My heart has become accustomed to this raw, sharp pain; it cuts me into fine shreds and leaves resentment simmering hot beneath my skin. The first time I felt this pain coursing through my heart was after I graduated from nursery school. It was the day my father came back home with slouched shoulders and watery eyes, sat me on his lap, and told me that Aunty Lizzy was gone.
Aunty Lizzy was a firm woman whose lambent skin was crude oil – that deep black colour – and whose small head sat on a slender frame. She had a small, compact body, but her commanding and easy voice lengthened her and filled the air around her. She was affable, graceful, and kind. She had this sweetness to her being that was cherished and esteemed by everyone. I often imagined a halo hanging over her head as she walked, a halo that got brighter whenever she smiled.
On the first day of school, it was Aunty Lizzy who took me from my father’s arms and said, “I am his form teacher. My name is Elizabeth, but everybody calls me Aunty Lizzy,” while flashing that big-hearted smile that exposed her black gums and drew wrinkled lines at the ends of her weak eyes. She was old, but she carried this beautiful youthfulness, like bright coloured petals along the fence of a garden. It was Aunty Lizzy who nicknamed me Lover Boy, a name my mum now fondly calls me at times, a name that now cramps my throat with emotions, stifling me. It was Aunty Lizzy who inducted me into the culture of reading at an age when I didn’t care why black letters danced in a white sea. She would hold me on her lap after class and tell people, “O kwa nwa m ka-obu.” He’s my son, oh. I remember the proud wink she always gave me when our results came out. I still have one of those results tucked away somewhere in my drawer, creased from excessive handling. It was Aunty Lizzy who ran from the staff canopy to the canopy where I was on Prize Giving Day, when my name was called as the first overall in nursery school. I remember how she threw me in the air and attacked my face with cursory kisses.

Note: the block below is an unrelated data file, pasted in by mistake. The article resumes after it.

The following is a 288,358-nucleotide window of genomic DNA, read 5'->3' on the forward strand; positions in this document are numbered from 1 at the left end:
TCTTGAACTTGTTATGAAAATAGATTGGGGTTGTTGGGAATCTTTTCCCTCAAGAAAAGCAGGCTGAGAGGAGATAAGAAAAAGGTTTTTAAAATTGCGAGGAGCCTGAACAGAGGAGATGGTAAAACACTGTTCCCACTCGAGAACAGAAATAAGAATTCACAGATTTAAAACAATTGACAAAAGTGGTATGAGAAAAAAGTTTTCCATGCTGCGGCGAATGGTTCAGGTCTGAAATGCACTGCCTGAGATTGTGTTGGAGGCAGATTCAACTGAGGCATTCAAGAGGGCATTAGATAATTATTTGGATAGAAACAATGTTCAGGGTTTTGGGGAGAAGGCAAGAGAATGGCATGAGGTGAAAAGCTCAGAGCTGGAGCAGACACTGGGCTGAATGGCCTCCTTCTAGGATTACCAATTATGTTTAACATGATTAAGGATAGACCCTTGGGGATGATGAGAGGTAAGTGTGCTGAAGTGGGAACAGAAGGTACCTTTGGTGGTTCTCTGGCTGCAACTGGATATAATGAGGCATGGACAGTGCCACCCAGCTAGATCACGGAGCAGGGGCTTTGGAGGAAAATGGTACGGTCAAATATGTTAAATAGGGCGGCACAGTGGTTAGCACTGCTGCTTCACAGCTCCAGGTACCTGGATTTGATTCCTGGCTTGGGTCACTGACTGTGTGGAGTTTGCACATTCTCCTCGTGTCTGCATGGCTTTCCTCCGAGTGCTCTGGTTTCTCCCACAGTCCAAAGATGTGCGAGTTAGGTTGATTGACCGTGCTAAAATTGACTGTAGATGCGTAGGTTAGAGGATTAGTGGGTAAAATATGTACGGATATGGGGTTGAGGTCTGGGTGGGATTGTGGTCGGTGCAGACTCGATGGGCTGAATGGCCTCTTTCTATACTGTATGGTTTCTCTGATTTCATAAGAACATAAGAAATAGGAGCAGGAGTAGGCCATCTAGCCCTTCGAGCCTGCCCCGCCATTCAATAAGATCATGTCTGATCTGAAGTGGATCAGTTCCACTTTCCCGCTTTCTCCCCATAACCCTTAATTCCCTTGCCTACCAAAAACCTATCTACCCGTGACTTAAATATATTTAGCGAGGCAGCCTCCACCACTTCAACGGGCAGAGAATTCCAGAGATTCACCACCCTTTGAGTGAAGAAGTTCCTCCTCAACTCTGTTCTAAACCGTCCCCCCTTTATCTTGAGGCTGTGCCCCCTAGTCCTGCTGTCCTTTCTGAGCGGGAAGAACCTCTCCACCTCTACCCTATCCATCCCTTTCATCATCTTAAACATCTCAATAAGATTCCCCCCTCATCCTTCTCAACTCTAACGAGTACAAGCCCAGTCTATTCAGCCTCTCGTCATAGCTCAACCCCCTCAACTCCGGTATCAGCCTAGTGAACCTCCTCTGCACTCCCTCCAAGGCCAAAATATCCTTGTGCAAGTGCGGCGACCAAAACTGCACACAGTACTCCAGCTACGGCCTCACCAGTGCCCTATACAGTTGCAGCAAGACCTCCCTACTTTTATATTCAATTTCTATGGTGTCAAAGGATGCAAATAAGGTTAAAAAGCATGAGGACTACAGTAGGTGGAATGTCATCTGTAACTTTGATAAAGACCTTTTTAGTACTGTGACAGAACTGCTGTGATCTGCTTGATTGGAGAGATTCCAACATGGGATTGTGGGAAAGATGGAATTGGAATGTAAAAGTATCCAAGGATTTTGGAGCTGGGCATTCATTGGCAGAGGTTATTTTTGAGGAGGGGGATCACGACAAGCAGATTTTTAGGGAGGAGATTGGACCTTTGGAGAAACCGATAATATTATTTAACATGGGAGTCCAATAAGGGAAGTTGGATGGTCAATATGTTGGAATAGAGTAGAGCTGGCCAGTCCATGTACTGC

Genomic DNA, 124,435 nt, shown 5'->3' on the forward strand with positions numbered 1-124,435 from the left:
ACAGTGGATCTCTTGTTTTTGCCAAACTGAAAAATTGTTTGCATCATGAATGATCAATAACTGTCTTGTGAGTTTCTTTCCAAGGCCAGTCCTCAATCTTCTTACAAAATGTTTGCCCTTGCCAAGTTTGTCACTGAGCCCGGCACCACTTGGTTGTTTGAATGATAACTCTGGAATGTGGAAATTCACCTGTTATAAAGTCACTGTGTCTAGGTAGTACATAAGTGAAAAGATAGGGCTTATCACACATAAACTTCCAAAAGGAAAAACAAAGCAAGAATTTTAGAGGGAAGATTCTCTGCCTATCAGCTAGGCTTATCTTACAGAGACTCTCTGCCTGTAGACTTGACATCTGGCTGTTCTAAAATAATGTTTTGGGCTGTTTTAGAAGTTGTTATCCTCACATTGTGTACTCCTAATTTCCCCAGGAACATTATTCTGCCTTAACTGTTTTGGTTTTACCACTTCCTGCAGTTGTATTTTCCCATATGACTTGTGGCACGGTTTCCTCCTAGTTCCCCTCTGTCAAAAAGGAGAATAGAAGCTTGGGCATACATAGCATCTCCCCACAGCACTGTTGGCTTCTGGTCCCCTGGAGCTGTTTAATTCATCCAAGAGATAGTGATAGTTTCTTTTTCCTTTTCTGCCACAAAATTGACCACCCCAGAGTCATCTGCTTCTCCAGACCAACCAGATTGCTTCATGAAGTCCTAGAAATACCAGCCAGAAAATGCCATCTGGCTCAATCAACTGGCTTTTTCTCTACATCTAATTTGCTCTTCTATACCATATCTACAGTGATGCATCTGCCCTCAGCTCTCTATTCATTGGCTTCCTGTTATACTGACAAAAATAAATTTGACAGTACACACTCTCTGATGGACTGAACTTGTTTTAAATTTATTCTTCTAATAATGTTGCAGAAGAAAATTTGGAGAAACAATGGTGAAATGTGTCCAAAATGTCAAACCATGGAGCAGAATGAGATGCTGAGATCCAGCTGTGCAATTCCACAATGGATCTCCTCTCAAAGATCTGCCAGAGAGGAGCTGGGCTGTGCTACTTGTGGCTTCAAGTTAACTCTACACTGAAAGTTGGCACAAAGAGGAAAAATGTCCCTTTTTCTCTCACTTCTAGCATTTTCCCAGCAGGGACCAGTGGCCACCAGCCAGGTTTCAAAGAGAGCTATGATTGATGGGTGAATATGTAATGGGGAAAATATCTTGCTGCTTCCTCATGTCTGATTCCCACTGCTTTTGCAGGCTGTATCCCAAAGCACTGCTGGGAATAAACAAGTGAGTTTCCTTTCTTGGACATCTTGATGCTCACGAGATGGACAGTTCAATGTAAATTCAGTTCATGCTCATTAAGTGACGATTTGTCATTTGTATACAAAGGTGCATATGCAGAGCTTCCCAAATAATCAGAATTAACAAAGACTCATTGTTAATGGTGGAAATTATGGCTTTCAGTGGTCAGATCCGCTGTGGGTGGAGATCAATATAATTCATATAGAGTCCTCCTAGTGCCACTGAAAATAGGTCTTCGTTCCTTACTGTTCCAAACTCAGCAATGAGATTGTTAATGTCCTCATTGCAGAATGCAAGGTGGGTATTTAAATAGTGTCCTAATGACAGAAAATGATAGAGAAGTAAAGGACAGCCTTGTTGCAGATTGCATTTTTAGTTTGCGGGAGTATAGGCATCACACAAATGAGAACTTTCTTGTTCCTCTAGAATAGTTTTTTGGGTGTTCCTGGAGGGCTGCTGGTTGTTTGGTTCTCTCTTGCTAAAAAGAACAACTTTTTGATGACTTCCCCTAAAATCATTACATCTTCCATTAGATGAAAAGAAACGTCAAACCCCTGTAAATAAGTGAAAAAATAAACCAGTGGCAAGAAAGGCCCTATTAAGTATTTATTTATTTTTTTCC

That was the Aunty Lizzy my father said was crushed to death in a car accident with her husband. Aunty Lizzy, who seemed untouchable – too powerful, too important, too good to be equaled by anyone – was dead. Gone. I might not have fully understood the weight of my grief then due to my young age, but I knew when Aunty Lizzy died, something in my heart went with her.
I grew up a loner, surrounded by a wall of pain and scepticism. Distrust and fear sat on cushy chairs in my heart. I had lost too many people. I was terrified of life’s ephemerality, terrified that life, so dark and hollow, would contain you and then, without blinking, give you up to death whenever it came knocking. The way life flourishes, flickers, and disappears all in a thin slice of time startled me. I couldn’t even keep relationships with people. I had just three people I could call friends. Among these friends, Agashi Uchenna Franklin was the closest to me and the one who sat heavy on my heart.